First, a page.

The Case For Ghost Hill

This case is one that we, at Middle Georgia Haunted History, have heard for many years, but we finally found it written in a book.  Could the ghost of a witch, long dead and forgotten, be pushing people’s vehicles up a hill?  More specifically, Gravity Hill (Ghost Hill), in Bonaire, is described as a place where you can put your vehicle in neutral, at the bottom of a hill, and start moving forward and up, defying physics and logic.

According to Sherman Carmichael, in the book “Mysterious Georgia,” it’s said that a witch is buried within 300 yards of the hill. We’ve heard this same detail over and over again throughout the years.  In fact, legend states that her grave is unnamed but covered by no less than three feet of rock stacked on top of one another.  So, is there any truth to it?  Not exactly.  Let’s unpack it.

The first problem with this story is that the area it’s located in is actually in Twiggs County, not Bonaire.  Carmichael is very specific about the location of the hill, and he lists the same spot we’ve all been aware of for decades.  It’s a main highway, not just a road.

The next issue that we have is that there is absolutely zero record of any human being having been buried around this area.  That, coupled with searching through satellite pictures for a cemetery (when the woods weren’t so thick), show nothing.  A rock formation like that has not been spotted or documented anywhere in any literature that we have found.  There is, however, a small private cemetery in front of a home on a nearby road, but there’s nothing out of the ordinary about it.  We’re not saying it’s 100 percent false; we’re just saying it’s highly unlikely to be true.

Lastly, before we give you the reason we covered this, the biggest problem is that the “hill” is not a hill at all.  It’s an optical illusion that makes it appear like you are going uphill, but a trusty level said otherwise.  The landscape of the trees and depths of the shoulders change just enough to put off the image that you have begun going uphill when, in fact, you’re still going downhill.  This entire story does appear to be completely fabricated and most likely embellished more and more every time it’s been told.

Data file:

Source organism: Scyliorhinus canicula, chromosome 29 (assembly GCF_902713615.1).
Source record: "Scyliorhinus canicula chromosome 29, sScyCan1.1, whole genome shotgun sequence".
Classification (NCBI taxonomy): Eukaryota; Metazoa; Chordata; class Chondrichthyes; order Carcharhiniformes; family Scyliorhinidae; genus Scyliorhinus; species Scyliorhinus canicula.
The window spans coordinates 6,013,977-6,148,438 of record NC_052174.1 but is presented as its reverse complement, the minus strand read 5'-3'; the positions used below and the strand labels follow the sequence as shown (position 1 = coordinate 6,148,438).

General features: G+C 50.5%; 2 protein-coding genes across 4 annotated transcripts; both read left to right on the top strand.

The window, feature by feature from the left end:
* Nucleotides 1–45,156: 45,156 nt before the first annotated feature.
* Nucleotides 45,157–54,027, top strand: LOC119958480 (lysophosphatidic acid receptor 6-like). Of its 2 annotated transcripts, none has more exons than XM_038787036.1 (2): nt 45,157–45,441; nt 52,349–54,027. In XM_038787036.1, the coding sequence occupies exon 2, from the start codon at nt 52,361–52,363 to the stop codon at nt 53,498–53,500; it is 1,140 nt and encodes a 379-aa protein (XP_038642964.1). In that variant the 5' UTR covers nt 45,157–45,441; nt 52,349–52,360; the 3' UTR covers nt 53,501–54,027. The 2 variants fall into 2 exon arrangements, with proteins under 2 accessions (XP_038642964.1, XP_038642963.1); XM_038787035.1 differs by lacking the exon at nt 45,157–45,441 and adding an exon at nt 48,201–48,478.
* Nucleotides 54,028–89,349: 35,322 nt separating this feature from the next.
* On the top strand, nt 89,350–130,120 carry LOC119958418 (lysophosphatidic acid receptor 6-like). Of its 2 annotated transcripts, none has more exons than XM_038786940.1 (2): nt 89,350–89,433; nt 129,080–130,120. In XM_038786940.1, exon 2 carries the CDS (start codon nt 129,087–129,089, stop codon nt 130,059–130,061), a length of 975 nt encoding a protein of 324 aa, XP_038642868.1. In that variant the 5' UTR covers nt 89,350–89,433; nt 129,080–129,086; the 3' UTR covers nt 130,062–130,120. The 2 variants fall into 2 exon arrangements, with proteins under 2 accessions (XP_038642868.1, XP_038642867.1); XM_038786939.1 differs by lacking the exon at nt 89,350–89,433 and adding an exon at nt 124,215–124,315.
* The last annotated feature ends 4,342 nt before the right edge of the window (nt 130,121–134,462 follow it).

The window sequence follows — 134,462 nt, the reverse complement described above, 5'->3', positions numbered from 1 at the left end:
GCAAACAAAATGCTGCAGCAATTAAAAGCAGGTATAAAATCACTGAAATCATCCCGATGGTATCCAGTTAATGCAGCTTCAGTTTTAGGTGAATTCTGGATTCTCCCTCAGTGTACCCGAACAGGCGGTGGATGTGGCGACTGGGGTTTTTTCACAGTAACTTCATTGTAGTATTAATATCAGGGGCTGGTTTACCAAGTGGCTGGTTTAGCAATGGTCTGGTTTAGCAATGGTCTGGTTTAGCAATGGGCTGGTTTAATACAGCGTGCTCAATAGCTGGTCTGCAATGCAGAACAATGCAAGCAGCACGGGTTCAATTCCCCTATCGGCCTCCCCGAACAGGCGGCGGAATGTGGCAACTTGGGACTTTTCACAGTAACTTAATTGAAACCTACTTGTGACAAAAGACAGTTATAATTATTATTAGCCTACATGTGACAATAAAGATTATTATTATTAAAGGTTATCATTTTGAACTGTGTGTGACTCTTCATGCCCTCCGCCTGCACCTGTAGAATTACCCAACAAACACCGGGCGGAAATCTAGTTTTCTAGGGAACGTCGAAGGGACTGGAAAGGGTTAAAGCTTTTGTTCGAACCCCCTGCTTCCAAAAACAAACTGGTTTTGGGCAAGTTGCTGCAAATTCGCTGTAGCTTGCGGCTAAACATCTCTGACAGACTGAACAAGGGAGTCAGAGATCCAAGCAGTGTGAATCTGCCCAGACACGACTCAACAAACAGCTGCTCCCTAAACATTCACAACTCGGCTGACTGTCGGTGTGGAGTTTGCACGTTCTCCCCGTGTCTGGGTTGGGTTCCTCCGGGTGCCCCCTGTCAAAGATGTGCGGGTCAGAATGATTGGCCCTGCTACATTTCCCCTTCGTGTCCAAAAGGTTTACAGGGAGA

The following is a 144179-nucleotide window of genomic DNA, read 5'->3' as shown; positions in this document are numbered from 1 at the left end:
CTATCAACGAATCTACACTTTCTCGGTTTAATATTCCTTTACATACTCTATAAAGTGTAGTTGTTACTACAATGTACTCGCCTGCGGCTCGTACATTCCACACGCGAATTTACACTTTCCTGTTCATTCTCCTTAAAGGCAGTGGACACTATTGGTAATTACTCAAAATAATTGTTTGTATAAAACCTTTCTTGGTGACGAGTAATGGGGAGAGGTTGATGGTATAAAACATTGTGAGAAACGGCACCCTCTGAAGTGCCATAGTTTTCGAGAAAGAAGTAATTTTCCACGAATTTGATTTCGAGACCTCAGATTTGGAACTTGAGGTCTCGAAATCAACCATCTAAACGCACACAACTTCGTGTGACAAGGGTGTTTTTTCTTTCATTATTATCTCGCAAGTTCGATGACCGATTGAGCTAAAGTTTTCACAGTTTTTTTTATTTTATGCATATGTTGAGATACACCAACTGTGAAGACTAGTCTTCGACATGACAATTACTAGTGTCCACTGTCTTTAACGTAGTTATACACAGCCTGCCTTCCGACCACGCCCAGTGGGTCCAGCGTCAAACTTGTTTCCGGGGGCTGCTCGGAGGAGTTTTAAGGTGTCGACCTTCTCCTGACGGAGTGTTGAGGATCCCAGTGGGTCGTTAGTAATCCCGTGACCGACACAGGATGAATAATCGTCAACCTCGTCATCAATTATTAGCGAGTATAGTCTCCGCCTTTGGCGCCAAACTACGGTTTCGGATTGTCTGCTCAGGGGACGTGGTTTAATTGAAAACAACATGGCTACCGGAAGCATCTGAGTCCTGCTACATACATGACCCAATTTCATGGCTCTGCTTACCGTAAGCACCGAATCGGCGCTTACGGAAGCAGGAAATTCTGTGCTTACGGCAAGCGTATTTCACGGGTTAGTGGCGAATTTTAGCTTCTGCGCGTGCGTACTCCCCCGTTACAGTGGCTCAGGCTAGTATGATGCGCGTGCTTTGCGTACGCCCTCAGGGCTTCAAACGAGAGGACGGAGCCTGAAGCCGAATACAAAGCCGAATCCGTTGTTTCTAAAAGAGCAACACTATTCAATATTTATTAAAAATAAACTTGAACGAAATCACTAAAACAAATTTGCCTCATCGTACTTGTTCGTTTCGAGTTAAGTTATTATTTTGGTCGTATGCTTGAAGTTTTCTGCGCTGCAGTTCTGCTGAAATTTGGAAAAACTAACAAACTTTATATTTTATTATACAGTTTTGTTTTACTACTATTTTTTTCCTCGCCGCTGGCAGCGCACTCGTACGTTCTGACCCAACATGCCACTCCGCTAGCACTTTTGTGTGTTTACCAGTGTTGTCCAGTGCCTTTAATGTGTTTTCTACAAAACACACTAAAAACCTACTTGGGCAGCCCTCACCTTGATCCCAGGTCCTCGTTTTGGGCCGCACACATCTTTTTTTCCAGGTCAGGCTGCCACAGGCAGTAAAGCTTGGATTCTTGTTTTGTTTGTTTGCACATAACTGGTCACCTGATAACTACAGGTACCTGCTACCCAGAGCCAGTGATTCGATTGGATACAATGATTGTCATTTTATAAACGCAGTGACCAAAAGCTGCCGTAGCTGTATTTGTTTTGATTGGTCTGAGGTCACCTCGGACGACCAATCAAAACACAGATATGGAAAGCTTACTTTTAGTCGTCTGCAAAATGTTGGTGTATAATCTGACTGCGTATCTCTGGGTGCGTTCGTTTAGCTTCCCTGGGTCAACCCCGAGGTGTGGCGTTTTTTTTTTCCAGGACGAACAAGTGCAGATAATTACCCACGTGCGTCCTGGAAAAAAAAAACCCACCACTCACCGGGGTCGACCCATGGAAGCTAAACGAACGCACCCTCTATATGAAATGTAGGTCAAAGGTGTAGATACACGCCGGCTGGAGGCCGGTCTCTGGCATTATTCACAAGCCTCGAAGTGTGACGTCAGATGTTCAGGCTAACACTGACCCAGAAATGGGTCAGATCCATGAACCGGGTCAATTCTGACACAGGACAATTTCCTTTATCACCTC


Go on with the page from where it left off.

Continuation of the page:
Here’s where we have a problem with this tale, and you should too.  Remember, this area is a main highway with a speed limit of 55 mph.  The story encourages you to go at night and stop your car at the bottom of a hill, meaning out of sight of other vehicles heading your way.  That’s absolutely dangerous and should never be done. 

Next, it must be understood that every piece of property around this hill is privately owned and most likely used as hunting grounds or housing (its deeply wooded).  It’s definitely not a place where you need to be searching for a mysterious grave.  It’s trespassing and flat out reckless to explore there.  We always condemn trespassing of any kind for any reason, so keep that in mind when you hear similar tales.

Also, we must always remain true to what we do and what our goal isSafety, legality, and truth are among many of our core principles here, and this story threatens all three to an extent.  Which brings up an important point.  Please, when you’re doing research and looking places up that you find in books or online, exercise your best judgment and common sense when reading them.

We hope you enjoyed this story at least!  We know it was a “debunk” type of post, but we wanted to cover some ground and pressing issues with it.  Also, check out the book “Mysterious Georgia” by Sherman Carmichael for more locations and stories in Georgia.

(Courtesy of giselaatje from


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